A bunch of organisations, including the RSPB, see the benefit of high speed rail - here is the charter, launched today, that sets out the principles that we believe should be followed

An efficient, sustainable transport system is vital to our prosperity and well-being. Reducing the damaging impact of travel on the environment and local communities by shifting journeys from road and air to rail needs to be a key priority. High Speed Rail is one option for increasing rail capacity and connectivity.

This is a Charter for doing High Speed Rail well. The supporters of this Charter believe that:

• the process and particular proposals for High Speed Rail should comply with the principles set out below;
• the Government’s High Speed Rail consultation and detailed High Speed 2 (HS2) proposals are unsound at present and fall well short of these principles.

Principle 1. National Strategy
High Speed Rail proposals need to be set in the context of a long-term transport strategy stating clear objectives.

The Government’s High Speed Rail proposals are at present not part of any comprehensive long term transport strategy or nationally agreed priorities. By contrast, all the other countries developing High Speed Rail are doing so within a national framework. Objectives need to be ambitious yet realistic and could include: reducing the need to travel, improving rail capacity and connectivity throughout the country, reducing regional economic disparities and ending dependence on oil.

A particular challenge for a UK strategy is to tackle rising carbon emissions from land transport swiftly. The Committee on Climate Change says  that at least a 60% cut in domestic emissions is needed by 2030 to be on the path to secure a 90% cut (equivalent to 80% once emissions from international aviation and shipping are factored in) by 2050. High Speed Rail therefore needs to be planned and justified as a strategic element of a sustainable, near zero carbon transport system.

Principle 2. Testing the Options
Major infrastructure proposals, such as High Speed Rail, need to be 'future-proofed' by comprehensive testing against different scenarios. This will help identify the best solutions for genuinely furthering sustainable development.

It is not possible to predict impacts accurately over a 75 year timescale, as is being attempted for HS2. This has led to the methodology for assessing HS2’s benefits being seriously called into question.

The treatment of impacts that cannot be monetised, such as to landscapes, heritage and habitats, has been particularly limited in HS2’s business case, with very limited weight given to them. A new strategic and transparent approach is needed for High Speed Rail in an increasingly uncertain future. Assumptions about future transport policy and trends need to be exposed to scrutiny, taking account of possible technological changes as well as changes to the cost of different forms of travel.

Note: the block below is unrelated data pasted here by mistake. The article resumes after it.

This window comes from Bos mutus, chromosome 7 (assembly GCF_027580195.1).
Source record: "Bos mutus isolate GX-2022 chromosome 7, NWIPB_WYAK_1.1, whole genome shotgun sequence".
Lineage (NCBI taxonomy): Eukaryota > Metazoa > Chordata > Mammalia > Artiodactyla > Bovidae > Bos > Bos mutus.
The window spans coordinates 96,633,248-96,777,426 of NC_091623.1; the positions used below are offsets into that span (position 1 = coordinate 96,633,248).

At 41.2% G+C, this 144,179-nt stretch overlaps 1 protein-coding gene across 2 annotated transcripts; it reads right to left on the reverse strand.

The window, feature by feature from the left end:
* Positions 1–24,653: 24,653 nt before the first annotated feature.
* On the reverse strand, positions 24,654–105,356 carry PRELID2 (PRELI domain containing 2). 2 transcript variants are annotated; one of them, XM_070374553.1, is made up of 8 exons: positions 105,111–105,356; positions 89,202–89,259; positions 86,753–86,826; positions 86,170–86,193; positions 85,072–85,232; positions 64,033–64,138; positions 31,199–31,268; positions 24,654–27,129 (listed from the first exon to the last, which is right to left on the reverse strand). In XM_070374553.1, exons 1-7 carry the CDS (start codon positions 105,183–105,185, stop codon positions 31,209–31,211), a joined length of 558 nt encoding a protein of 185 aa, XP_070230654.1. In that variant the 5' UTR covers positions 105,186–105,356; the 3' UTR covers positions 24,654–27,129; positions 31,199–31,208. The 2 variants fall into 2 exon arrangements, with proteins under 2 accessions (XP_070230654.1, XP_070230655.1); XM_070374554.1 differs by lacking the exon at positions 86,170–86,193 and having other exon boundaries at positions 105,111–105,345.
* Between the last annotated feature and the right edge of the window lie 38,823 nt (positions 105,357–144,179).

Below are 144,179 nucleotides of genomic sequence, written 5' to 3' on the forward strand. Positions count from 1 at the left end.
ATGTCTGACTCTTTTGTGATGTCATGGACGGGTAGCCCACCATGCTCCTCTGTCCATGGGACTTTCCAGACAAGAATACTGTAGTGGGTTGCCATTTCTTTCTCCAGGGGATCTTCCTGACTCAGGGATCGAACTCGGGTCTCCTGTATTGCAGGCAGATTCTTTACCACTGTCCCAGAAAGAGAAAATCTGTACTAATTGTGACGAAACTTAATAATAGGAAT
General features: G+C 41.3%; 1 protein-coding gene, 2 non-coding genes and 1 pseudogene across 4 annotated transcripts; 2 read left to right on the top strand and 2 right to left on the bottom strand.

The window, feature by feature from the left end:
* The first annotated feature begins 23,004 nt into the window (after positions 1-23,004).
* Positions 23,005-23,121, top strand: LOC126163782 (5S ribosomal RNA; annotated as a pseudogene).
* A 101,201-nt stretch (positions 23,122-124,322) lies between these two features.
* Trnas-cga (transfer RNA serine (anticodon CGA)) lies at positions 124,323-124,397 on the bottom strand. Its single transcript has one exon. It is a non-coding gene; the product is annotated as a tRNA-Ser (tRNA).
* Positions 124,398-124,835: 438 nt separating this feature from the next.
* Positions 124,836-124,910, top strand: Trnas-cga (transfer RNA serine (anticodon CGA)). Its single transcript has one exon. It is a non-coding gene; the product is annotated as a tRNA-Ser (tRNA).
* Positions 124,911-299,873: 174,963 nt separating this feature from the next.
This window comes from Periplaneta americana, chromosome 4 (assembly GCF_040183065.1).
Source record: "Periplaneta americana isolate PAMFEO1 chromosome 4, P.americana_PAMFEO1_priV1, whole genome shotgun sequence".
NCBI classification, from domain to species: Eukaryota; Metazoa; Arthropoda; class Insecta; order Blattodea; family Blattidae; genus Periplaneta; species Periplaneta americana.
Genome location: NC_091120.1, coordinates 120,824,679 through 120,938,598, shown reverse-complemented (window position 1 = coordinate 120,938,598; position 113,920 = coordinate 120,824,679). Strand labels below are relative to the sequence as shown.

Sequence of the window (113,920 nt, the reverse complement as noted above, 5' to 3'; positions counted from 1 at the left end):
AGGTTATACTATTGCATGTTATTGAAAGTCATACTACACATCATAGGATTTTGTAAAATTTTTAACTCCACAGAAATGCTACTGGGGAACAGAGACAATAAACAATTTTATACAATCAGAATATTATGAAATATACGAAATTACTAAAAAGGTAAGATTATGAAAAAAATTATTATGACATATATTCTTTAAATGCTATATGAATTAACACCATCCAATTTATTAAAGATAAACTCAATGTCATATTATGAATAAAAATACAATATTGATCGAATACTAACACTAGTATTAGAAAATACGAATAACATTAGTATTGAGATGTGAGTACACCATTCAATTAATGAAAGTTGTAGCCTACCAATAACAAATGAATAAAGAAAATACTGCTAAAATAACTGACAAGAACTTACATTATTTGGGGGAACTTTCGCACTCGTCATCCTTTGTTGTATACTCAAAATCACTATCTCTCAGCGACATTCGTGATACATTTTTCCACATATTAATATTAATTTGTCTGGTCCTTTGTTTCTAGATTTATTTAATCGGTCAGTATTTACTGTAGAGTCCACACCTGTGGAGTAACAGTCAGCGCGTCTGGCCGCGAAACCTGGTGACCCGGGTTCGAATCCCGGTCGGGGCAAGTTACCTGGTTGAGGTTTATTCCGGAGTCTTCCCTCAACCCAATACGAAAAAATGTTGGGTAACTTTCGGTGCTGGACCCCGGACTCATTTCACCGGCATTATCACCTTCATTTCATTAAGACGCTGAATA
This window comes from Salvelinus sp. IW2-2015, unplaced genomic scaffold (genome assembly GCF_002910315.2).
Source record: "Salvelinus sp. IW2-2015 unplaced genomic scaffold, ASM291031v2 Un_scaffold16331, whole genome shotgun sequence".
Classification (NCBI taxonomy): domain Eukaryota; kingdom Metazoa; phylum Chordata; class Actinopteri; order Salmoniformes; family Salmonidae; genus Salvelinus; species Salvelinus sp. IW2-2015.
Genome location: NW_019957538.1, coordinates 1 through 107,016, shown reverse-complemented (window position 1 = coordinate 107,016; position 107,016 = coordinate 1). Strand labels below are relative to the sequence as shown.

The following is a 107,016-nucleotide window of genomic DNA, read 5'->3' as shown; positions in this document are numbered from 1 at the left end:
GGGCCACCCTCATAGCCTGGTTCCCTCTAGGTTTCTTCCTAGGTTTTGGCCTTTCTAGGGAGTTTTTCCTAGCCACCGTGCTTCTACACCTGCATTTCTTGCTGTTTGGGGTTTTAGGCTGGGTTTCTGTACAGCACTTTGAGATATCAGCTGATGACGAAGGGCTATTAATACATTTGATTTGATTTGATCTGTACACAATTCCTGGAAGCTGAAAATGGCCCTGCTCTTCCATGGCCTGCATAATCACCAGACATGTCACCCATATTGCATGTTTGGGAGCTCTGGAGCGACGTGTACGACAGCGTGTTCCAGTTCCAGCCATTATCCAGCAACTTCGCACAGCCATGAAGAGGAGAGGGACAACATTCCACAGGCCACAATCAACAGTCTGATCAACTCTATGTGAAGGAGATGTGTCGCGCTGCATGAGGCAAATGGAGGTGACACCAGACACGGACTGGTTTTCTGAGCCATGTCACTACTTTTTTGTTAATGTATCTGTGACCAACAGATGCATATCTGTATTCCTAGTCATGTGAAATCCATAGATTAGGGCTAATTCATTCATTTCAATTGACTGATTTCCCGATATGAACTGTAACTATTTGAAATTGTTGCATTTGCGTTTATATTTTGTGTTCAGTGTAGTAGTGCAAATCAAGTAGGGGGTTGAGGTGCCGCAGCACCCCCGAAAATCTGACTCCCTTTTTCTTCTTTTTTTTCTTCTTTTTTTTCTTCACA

Principle 3. Public Participation
Early public involvement in the development of major infrastructure proposals, including High Speed Rail, is essential. People need to be involved when all options are open for discussion and effective participation can take place.

The evidence from High Speed 1 and other major projects is that early and effective public involvement can reduce opposition and lead to better design and delivery of projects. The public should be able to have their say at a time when they can still make a difference. This is implicit in the Government’s wider localism agenda. It is also an express requirement of the 1998 Aarhus Convention, to which the UK is a signatory.

Principle 4. Minimising Adverse Impacts
High Speed Rail proposals need to be designed from the start to avoid significant adverse impacts on the natural environment, cultural heritage and local communities (including biodiversity, landscape, tranquillity and access) during construction and operation.

Setting inflexible objectives for HS2 to meet technical specifications – such as a theoretical top speed of 400km/h – and preconceived requirements – such as interchange stations at airports – has seriously limited the range of route options considered. It also limits the scope for those participating in the consultation to propose changes to the preferred route.

Although mitigation can reduce adverse impacts, it is not as good as avoiding impacts in the first place. Specifications and design speed should not be rigidly fixed in advance but be shaped by the opportunities to minimise impact and maximise benefit.

This requires respecting environmental limits and a strategic approach to reducing impacts by prioritising avoidance over mitigation, with compensation being the option of last resort.

The following organisations support the objectives of this Charter:

Campaign for Better Transport, Campaign to Protect Rural England, Chiltern Society, Civic Voice, Environmental Law Foundation, Friends of the Earth, Greenpeace UK, RSPB, The Wildlife Trusts, Woodland Trust.

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